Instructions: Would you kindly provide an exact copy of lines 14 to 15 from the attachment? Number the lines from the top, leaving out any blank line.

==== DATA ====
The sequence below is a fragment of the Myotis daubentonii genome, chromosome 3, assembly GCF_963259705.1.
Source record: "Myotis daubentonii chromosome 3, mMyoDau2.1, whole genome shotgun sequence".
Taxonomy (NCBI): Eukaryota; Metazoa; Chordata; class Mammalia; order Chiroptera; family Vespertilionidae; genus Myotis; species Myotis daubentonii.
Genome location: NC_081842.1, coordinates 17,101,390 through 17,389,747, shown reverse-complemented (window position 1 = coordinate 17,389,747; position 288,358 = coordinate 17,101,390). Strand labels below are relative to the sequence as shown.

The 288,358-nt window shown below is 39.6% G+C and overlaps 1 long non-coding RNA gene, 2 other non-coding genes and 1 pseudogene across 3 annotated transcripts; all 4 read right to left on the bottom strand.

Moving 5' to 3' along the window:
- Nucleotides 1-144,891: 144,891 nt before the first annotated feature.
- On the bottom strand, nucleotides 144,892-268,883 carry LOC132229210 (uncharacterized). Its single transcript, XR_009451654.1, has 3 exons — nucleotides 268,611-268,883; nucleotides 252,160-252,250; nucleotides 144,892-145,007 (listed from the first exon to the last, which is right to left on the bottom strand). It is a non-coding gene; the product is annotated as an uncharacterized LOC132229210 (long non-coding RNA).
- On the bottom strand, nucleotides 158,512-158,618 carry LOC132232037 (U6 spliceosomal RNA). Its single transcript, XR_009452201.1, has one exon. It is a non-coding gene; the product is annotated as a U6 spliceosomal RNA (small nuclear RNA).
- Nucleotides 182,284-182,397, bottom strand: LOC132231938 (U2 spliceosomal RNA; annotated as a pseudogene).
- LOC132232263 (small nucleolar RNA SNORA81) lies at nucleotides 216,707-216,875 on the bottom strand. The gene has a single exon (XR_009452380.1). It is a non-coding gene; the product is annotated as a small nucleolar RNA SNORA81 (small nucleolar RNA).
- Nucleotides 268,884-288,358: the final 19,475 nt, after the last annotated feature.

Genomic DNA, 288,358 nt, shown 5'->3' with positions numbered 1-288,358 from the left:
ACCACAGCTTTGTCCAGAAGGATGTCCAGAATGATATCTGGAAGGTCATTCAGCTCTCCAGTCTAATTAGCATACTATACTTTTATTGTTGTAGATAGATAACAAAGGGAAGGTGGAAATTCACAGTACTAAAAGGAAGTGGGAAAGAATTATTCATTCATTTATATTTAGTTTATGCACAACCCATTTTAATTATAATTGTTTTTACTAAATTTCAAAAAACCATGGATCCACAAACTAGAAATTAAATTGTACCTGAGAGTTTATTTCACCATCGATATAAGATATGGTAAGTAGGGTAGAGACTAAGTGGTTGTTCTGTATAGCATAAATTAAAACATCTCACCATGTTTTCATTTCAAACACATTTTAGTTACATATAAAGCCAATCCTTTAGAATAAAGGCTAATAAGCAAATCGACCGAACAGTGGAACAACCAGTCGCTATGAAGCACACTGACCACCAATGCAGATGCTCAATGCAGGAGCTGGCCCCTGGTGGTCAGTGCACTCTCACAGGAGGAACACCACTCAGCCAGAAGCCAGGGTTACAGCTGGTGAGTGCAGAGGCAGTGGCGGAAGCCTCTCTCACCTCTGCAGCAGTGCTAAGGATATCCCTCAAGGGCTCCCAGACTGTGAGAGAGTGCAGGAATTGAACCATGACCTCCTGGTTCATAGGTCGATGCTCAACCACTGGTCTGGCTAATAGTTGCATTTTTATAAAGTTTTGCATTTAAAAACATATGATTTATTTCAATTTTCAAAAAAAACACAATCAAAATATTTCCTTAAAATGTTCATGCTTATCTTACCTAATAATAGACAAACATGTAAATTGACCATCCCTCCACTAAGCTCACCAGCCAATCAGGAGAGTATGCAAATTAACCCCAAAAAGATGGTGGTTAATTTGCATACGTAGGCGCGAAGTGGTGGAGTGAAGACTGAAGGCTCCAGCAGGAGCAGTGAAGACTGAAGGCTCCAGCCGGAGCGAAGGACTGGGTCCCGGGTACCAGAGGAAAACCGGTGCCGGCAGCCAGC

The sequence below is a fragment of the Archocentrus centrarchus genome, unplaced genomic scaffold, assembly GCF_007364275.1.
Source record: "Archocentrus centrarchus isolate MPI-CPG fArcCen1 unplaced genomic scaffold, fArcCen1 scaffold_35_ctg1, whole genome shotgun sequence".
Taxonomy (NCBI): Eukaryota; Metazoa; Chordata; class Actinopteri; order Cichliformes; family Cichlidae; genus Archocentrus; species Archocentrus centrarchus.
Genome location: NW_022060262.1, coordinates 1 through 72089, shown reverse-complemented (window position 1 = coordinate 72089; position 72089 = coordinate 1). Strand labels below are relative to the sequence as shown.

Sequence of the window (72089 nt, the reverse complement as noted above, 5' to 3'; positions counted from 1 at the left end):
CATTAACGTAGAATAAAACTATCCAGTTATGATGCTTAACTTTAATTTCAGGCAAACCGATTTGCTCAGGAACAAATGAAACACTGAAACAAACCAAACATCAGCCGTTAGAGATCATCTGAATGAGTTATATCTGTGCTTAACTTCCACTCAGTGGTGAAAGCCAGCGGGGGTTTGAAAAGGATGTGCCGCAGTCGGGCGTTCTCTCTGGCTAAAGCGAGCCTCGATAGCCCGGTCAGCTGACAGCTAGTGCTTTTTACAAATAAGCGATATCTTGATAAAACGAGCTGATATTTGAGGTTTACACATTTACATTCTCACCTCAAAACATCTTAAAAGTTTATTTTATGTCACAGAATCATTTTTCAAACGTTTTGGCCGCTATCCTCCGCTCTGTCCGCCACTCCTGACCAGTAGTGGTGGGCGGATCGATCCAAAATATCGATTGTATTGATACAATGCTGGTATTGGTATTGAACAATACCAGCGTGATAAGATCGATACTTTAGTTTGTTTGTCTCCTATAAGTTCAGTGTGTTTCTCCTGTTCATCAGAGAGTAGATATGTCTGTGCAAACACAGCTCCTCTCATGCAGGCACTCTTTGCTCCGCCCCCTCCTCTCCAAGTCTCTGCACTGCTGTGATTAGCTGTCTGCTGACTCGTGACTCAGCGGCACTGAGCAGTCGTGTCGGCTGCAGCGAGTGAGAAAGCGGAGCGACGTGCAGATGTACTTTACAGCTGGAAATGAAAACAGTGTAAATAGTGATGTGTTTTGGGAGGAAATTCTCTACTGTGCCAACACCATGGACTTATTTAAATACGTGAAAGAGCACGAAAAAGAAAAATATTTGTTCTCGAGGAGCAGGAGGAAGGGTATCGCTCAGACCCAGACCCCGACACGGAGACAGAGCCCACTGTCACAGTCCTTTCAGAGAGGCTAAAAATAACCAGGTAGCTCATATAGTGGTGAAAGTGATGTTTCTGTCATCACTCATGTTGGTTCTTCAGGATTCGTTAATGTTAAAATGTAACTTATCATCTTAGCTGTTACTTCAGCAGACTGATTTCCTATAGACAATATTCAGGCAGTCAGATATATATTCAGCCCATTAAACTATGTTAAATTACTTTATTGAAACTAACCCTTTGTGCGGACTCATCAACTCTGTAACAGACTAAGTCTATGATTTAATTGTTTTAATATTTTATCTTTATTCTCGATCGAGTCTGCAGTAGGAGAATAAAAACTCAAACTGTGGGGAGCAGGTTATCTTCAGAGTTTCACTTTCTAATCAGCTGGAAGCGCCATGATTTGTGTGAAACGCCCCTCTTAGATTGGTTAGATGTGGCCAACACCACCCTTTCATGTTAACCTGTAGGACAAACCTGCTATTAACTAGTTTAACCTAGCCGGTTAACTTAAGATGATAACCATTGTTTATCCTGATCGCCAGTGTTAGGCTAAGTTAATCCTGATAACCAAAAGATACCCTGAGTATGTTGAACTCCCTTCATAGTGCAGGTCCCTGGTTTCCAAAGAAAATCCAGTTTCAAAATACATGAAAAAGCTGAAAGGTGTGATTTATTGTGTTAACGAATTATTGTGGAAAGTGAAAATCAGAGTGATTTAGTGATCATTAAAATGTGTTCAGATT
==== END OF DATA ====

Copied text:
ACCACAGCTTTGTCCAGAAGGATGTCCAGAATGATATCTGGAAGGTCATTCAGCTCTCCAGTCTAATTAGCATACTATACTTTTATTGTTGTAGATAGATAACAAAGGGAAGGTGGAAATTCACAGTACTAAAAGGAAGTGGGAAAGAATTATTCATTCATTTATATTTAGTTTATGCACAACCCATTTTAATTATAATTGTTTTTACTAAATTTCAAAAAACCATGGATCCACAAACTAGAAATTAAATTGTACCTGAGAGTTTATTTCACCATCGATATAAGATATGGTAAGTAGGGTAGAGACTAAGTGGTTGTTCTGTATAGCATAAATTAAAACATCTCACCATGTTTTCATTTCAAACACATTTTAGTTACATATAAAGCCAATCCTTTAGAATAAAGGCTAATAAGCAAATCGACCGAACAGTGGAACAACCAGTCGCTATGAAGCACACTGACCACCAATGCAGATGCTCAATGCAGGAGCTGGCCCCTGGTGGTCAGTGCACTCTCACAGGAGGAACACCACTCAGCCAGAAGCCAGGGTTACAGCTGGTGAGTGCAGAGGCAGTGGCGGAAGCCTCTCTCACCTCTGCAGCAGTGCTAAGGATATCCCTCAAGGGCTCCCAGACTGTGAGAGAGTGCAGGAATTGAACCATGACCTCCTGGTTCATAGGTCGATGCTCAACCACTGGTCTGGCTAATAGTTGCATTTTTATAAAGTTTTGCATTTAAAAACATATGATTTATTTCAATTTTCAAAAAAAACACAATCAAAATATTTCCTTAAAATGTTCATGCTTATCTTACCTAATAATAGACAAACATGTAAATTGACCATCCCTCCACTAAGCTCACCAGCCAATCAGGAGAGTATGCAAATTAACCCCAAAAAGATGGTGGTTAATTTGCATACGTAGGCGCGAAGTGGTGGAGTGAAGACTGAAGGCTCCAGCAGGAGCAGTGAAGACTGAAGGCTCCAGCCGGAGCGAAGGACTGGGTCCCGGGTACCAGAGGAAAACCGGTGCCGGCAGCCAGC

The sequence below is a fragment of the Archocentrus centrarchus genome, unplaced genomic scaffold, assembly GCF_007364275.1.